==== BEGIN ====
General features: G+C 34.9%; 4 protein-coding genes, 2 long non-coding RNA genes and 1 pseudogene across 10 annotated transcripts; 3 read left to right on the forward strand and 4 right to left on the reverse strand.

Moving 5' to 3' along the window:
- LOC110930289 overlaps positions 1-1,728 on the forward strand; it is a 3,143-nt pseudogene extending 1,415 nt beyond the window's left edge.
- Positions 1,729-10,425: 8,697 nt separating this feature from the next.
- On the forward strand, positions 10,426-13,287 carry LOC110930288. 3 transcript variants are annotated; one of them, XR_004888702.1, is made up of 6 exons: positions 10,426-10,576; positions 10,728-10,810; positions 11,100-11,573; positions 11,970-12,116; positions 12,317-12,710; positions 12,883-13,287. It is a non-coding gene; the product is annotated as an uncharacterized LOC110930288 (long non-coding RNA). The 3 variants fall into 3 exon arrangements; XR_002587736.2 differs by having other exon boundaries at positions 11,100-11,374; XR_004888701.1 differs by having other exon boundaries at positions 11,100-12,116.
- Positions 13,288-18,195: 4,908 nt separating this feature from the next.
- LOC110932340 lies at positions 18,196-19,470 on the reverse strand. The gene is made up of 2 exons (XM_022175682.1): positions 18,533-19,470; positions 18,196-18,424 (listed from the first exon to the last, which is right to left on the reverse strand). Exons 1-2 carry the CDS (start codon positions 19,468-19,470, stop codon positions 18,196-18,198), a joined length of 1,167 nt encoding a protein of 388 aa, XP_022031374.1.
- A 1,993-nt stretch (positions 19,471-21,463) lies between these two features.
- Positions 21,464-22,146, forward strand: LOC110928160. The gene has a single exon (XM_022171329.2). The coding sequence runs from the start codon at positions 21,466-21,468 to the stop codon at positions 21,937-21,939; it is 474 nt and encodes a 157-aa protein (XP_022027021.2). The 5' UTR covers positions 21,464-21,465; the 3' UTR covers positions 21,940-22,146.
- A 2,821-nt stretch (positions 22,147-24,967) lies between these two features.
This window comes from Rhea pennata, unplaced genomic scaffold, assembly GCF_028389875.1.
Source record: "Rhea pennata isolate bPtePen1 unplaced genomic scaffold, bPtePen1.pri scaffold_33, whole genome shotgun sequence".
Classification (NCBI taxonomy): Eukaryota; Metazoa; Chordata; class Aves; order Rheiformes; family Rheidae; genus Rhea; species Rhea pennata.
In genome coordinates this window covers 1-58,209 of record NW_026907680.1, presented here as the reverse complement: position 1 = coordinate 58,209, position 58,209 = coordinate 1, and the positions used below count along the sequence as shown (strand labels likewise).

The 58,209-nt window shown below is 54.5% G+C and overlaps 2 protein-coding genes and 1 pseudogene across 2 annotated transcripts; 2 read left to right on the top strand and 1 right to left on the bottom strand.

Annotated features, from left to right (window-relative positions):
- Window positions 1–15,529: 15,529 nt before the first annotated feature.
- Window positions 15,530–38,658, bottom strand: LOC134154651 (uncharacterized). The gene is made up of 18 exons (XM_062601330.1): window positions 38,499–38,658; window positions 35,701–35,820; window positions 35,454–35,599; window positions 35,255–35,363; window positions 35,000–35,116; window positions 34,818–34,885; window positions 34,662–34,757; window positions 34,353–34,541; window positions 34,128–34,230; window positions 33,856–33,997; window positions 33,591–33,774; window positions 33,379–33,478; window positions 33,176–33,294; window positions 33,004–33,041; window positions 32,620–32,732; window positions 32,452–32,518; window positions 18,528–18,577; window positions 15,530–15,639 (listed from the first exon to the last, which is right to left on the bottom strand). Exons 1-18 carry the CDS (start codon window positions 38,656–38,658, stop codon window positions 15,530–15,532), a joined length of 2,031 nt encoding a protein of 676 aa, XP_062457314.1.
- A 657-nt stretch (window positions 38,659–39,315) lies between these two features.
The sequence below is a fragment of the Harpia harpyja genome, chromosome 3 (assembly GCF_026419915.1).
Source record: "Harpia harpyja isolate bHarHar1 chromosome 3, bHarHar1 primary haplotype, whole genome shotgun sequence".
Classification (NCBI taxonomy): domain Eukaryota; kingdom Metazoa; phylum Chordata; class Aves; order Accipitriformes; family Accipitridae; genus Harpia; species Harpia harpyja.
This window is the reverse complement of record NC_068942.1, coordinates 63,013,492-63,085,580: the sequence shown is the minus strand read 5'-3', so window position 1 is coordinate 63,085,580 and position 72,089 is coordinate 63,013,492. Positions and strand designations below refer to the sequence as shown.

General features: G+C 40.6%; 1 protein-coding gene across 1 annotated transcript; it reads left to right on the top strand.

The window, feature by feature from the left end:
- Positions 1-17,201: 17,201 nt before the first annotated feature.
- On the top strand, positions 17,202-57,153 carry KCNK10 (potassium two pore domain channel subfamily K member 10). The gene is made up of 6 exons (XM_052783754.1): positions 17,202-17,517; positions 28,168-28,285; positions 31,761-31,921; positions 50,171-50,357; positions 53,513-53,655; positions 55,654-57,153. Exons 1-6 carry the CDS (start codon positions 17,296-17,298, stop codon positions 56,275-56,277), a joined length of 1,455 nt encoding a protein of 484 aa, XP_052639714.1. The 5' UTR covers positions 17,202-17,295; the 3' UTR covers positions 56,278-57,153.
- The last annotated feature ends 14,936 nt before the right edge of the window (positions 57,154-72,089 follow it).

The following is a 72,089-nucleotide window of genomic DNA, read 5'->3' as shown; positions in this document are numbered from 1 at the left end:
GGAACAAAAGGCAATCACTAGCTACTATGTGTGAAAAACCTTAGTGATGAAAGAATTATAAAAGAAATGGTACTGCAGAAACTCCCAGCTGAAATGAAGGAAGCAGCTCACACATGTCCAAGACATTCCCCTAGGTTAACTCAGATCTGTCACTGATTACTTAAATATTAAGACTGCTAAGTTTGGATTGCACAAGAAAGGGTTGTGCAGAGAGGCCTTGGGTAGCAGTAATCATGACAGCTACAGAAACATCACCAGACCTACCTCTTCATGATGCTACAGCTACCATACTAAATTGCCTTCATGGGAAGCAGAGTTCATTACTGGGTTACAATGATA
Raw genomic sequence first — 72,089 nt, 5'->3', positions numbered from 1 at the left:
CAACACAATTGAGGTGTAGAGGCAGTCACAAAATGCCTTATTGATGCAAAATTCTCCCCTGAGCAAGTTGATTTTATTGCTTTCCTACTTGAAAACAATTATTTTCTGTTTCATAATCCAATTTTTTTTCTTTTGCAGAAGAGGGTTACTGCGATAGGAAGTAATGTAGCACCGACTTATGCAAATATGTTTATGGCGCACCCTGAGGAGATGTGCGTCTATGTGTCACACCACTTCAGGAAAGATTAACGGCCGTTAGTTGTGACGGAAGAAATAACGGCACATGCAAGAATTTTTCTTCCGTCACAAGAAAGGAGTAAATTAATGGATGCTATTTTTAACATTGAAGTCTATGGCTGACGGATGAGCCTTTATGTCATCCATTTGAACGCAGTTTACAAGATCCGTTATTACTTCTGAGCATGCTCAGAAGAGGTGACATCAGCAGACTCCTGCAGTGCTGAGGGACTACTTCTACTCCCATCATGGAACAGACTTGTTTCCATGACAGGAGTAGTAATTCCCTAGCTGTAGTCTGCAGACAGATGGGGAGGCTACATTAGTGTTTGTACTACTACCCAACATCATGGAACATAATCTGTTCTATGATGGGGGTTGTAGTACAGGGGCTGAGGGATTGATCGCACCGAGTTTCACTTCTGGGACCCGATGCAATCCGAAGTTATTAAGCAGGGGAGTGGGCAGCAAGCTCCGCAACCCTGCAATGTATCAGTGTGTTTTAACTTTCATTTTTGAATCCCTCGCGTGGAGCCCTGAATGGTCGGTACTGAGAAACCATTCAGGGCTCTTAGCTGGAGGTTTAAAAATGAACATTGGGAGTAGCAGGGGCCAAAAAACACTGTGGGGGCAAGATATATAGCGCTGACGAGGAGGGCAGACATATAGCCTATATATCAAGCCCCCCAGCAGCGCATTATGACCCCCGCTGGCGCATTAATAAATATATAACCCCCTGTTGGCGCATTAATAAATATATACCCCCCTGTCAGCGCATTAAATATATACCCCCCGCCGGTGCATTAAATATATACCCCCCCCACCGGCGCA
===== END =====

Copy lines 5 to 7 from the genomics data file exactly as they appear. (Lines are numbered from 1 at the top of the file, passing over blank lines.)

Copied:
- On the forward strand, positions 10,426-13,287 carry LOC110930288. 3 transcript variants are annotated; one of them, XR_004888702.1, is made up of 6 exons: positions 10,426-10,576; positions 10,728-10,810; positions 11,100-11,573; positions 11,970-12,116; positions 12,317-12,710; positions 12,883-13,287. It is a non-coding gene; the product is annotated as an uncharacterized LOC110930288 (long non-coding RNA). The 3 variants fall into 3 exon arrangements; XR_002587736.2 differs by having other exon boundaries at positions 11,100-11,374; XR_004888701.1 differs by having other exon boundaries at positions 11,100-12,116.
- Positions 13,288-18,195: 4,908 nt separating this feature from the next.
- LOC110932340 lies at positions 18,196-19,470 on the reverse strand. The gene is made up of 2 exons (XM_022175682.1): positions 18,533-19,470; positions 18,196-18,424 (listed from the first exon to the last, which is right to left on the reverse strand). Exons 1-2 carry the CDS (start codon positions 19,468-19,470, stop codon positions 18,196-18,198), a joined length of 1,167 nt encoding a protein of 388 aa, XP_022031374.1.